While her beefs have often made people laugh, and the one with Hilton allegedly even helped her sell more of her singles, I couldn’t help but feel that her antics with Ora crossed a line. She looked less like the talented Harlem-ite with the slick knack for words that I had come to be a fan of, and more of a big a** bully playing into some high school s**t who needed to be knocked down a few notches. In all honesty, for all the talent she has, she hasn’t come SO far that she can start burning bridges and pissing off people in the industry over the pettiest of things. For that reason alone, I’m starting to fear that Banks’ career could come to a screeching halt before it even gets started. If she’s not coming crazy at people for claiming New York, she’s arguing with others for their use of the word “vamp,” trying to tear down artists who are way more established than her (see her one-sided beef with Lil Kim) or publicly embarrassing producers who helped her put out some of her biggest hits. Bad idea. While it’s all good to “keep it real” on folks every once in a while, you never know who the people you cut off are connected to and what opportunities they can make or break for a sista in the future because of the negative reputation someone like her relishes in having (wonder if that alleged feature she did for the new Beyoncé album is really going to come to fruition now…). And if you don’t think being labeled as “difficult” can hold you back to the fullest, just ask ya boy Terrence Howard, who has been whining about people trying to “blacklist” him for years for being hardheaded on the set and behind-the-scenes of Iron Man.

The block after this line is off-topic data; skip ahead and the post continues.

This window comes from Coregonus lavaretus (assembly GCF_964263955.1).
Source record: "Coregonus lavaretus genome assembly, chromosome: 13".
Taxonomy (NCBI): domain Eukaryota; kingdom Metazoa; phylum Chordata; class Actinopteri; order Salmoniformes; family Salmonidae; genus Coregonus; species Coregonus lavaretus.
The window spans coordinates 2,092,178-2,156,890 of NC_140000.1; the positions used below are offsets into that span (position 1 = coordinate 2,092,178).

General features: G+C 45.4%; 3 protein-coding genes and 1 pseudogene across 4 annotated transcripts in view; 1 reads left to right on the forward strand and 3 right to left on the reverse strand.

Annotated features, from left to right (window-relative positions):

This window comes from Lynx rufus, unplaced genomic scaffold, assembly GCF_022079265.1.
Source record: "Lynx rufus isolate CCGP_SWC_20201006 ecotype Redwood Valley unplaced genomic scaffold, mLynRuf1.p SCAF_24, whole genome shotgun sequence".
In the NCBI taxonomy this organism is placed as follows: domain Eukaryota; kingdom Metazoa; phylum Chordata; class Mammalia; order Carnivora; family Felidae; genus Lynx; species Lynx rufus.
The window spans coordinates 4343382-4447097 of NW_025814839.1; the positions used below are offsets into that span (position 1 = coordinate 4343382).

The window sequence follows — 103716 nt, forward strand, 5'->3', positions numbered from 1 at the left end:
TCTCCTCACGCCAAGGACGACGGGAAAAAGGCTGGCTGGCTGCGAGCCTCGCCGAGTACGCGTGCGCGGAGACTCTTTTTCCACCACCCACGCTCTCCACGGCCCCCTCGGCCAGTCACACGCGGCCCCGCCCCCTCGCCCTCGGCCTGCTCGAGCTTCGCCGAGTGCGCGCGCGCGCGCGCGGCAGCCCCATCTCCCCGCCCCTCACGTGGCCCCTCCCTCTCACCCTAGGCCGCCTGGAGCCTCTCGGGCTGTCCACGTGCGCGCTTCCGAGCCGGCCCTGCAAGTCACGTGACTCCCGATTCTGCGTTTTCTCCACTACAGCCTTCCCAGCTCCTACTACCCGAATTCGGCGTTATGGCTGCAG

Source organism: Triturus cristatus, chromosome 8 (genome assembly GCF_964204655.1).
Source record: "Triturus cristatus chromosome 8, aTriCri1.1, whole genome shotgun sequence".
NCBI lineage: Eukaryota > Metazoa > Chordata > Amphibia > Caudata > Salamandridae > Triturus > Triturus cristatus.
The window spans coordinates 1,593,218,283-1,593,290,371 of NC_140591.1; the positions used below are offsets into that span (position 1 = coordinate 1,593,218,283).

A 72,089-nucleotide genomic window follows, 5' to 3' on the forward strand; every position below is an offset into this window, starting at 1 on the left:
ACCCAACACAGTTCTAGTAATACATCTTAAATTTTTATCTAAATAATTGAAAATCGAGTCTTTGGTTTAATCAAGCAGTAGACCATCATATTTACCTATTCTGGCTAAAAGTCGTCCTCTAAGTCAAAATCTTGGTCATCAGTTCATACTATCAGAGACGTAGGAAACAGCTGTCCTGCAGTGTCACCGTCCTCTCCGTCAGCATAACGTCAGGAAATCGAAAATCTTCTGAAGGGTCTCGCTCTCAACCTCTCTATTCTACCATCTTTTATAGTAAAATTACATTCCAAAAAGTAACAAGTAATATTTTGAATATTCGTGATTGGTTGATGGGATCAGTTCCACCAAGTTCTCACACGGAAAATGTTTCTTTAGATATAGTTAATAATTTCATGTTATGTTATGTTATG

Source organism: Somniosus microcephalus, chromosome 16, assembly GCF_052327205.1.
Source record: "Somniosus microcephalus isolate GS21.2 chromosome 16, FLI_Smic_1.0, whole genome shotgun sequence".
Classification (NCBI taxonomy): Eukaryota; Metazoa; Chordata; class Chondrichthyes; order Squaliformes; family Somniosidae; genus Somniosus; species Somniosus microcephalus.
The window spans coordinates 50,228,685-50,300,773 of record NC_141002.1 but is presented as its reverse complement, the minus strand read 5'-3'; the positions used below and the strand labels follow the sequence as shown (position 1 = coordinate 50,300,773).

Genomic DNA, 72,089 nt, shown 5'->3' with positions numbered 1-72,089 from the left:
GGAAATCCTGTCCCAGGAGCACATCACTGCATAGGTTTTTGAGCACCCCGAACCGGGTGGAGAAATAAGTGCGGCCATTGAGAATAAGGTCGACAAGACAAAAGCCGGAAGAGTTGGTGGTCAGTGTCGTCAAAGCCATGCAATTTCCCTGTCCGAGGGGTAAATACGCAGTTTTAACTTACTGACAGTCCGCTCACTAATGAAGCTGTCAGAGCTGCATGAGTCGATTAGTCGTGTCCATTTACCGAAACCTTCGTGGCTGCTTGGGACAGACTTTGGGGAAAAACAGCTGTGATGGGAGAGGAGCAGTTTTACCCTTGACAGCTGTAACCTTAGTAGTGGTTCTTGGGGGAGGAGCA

While I’ve been riding for Banks for a minute now, I can say that a part of me wanted to throw in the towel this past weekend. I’m so tired of watching women in the music industry act as though there can only be one diva and feed into extra negative a** stereotypes of black women (as she does the angry one pretty well) and women as a whole. If she used all the energy she does trying to expose people’s emails and texts via Instagram and Twitter to finish an actual studio album, she would be on the top of the Hip-Hop game. However, she’s still putting together mixtapes, calling people all sorts of b***hes on social media and scaring away some she could use in her corner. Like rapper Eve, who might have said it best when it comes to Azealia Banks as a whole: “I like her wordplay. I think she actually can rhyme, I just don’t like the drama. That bothers me.” She might be making money, but she’s not making enough to keep on this negative path and thinking the mainstream will let her in. Most musicians are two steps away from living back with their mothers, jumping on reality TV as a safety net and ending up on our Where Are They Now? lists. By all means, I get that she doesn’t give a f**k, but it might be time that she starts before she sabotages her own greatness.